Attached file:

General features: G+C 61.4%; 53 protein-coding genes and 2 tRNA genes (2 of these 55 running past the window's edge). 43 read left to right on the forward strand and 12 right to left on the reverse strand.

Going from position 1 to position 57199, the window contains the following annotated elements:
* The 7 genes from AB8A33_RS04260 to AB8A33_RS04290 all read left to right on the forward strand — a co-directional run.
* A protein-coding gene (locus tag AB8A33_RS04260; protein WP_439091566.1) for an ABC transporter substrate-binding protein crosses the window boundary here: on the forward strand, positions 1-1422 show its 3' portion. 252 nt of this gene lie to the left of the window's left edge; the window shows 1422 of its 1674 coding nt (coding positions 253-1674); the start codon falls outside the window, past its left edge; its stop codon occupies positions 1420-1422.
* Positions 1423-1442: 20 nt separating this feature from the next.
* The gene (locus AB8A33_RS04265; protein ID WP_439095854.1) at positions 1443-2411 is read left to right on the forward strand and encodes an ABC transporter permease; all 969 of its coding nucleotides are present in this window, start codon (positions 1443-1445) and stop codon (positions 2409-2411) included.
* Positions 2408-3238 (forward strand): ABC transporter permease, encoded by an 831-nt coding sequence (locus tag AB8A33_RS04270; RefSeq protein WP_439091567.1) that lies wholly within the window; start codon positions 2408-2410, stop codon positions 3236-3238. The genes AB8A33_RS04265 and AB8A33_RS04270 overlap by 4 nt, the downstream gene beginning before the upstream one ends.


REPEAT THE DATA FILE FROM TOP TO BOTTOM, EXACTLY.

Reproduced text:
General features: G+C 61.4%; 53 protein-coding genes and 2 tRNA genes (2 of these 55 running past the window's edge). 43 read left to right on the forward strand and 12 right to left on the reverse strand.

Going from position 1 to position 57199, the window contains the following annotated elements:
* The 7 genes from AB8A33_RS04260 to AB8A33_RS04290 all read left to right on the forward strand — a co-directional run.
* A protein-coding gene (locus tag AB8A33_RS04260; protein WP_439091566.1) for an ABC transporter substrate-binding protein crosses the window boundary here: on the forward strand, positions 1-1422 show its 3' portion. 252 nt of this gene lie to the left of the window's left edge; the window shows 1422 of its 1674 coding nt (coding positions 253-1674); the start codon falls outside the window, past its left edge; its stop codon occupies positions 1420-1422.
* Positions 1423-1442: 20 nt separating this feature from the next.
* The gene (locus AB8A33_RS04265; protein ID WP_439095854.1) at positions 1443-2411 is read left to right on the forward strand and encodes an ABC transporter permease; all 969 of its coding nucleotides are present in this window, start codon (positions 1443-1445) and stop codon (positions 2409-2411) included.
* Positions 2408-3238 (forward strand): ABC transporter permease, encoded by an 831-nt coding sequence (locus tag AB8A33_RS04270; RefSeq protein WP_439091567.1) that lies wholly within the window; start codon positions 2408-2410, stop codon positions 3236-3238. The genes AB8A33_RS04265 and AB8A33_RS04270 overlap by 4 nt, the downstream gene beginning before the upstream one ends.